One of the most common things people new to SLR photography wonder about is how many lenses they need. The camera companies with their huge ranges of lenses would obviously like you to buy all of them. But the truth is, there are big advantages in keeping things simple. And of course it will save you a heap of money too.
Every new piece of camera gear is something you’re going to have to become familiar with. A lot of new photographers forget that. They keep buying more camera gear and never get comfortable with what they already have.
When you think about it, that’s like spending your whole photographic life with ‘learner plates’ hanging around your neck.
You often don’t get much time to compose a shot. The sun disappears behind clouds, wildlife flees into the bush, people’s expressions change. The photographers who use the same gear again and again are always the ones more likely to capture those brief special moments. Knowing their lenses and how they frame a scene mean they’ll work more intuitively when they think about their composition. And while they’re thinking about composition, the ones who are unfamiliar with their brand-new camera gear will be thinking too much about menus and buttons.
That pretty much sums it up: time spent figuring out your equipment is time that could have been better spent figuring out how to get the best photo.
As someone who loves photographing wildlife, 90% of my photos are taken with my 100-400mm lens at the 400mm end. In other words, I could take 90% of my photos with just one 400mm lens.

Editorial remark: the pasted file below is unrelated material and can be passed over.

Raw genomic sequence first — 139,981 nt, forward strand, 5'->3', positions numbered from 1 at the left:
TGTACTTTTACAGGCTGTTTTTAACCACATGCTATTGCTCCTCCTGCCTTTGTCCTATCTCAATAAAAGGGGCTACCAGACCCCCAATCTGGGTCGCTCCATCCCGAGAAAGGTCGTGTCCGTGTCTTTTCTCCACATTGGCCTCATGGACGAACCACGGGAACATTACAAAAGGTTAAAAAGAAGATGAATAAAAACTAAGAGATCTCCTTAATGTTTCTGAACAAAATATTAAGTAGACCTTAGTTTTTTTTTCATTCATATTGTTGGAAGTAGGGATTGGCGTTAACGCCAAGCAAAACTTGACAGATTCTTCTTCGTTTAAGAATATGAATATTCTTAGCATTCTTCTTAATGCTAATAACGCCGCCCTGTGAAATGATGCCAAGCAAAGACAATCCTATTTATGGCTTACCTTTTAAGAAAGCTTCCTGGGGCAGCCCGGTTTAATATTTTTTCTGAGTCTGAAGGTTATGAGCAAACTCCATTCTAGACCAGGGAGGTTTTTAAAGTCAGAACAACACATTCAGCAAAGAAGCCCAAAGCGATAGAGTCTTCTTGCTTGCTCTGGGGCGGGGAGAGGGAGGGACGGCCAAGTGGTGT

Macro photography can often involve the use of specialist equipment.
The rest of my work is mostly done with my macro lens and my wide-angle lens.
That’s why I don’t have heaps of different lenses.
So that’s what works for me with my nature photography. Your needs and therefore your choice of equipment could well be different. But one thing is likely to be the same, and that is that there will be some focal lengths that you will probably never use. Which means there’s no need to buy them.
Buying a new digital SLR is great fun. I won’t pretend otherwise. But once you take the camera out of its box, you turn the box upside-down and a 100-page manual falls out. You’re going to have to read at least some of that thing.
In my opinion, digital SLR cameras these days are too complicated, with menus and sub-menus and ridiculously complicated combinations of options in focusing and so on. I remember what it was like when I bought my current camera. Despite having a pretty good understanding of cameras, it still took me a while to get used to a new set of menus and stuff specific to that model, and I missed some nice shots in those early days while I was learning it. I don’t think I’m going out on a limb when I say that when a flying saucer from the planet Zork hovers in front of you in beautiful light for only a few seconds, you don’t want to be flipping through a 100-page manual.
A modern digital SLR camera or a good lens can each cost about as much as a fancy holiday. Ask yourself who’s taking the best photos? The one who’s totally familiar with his camera while exploring beautiful exotic destinations, or the one who blew his travel budget on another new camera instead and is sitting at home trying to make sense of another manual?
Oh yeah, and speaking of travel, the person with less camera gear is going to find it much easier to pack.
I think it’s pretty clear then what my opinion is about buying tons of new gear. While buying new stuff is fun, it’s not what makes a great photographer.
Now you know some advantages in not having too much camera gear I’ve also written an article where I reveal the the basics in choosing your lens or lenses.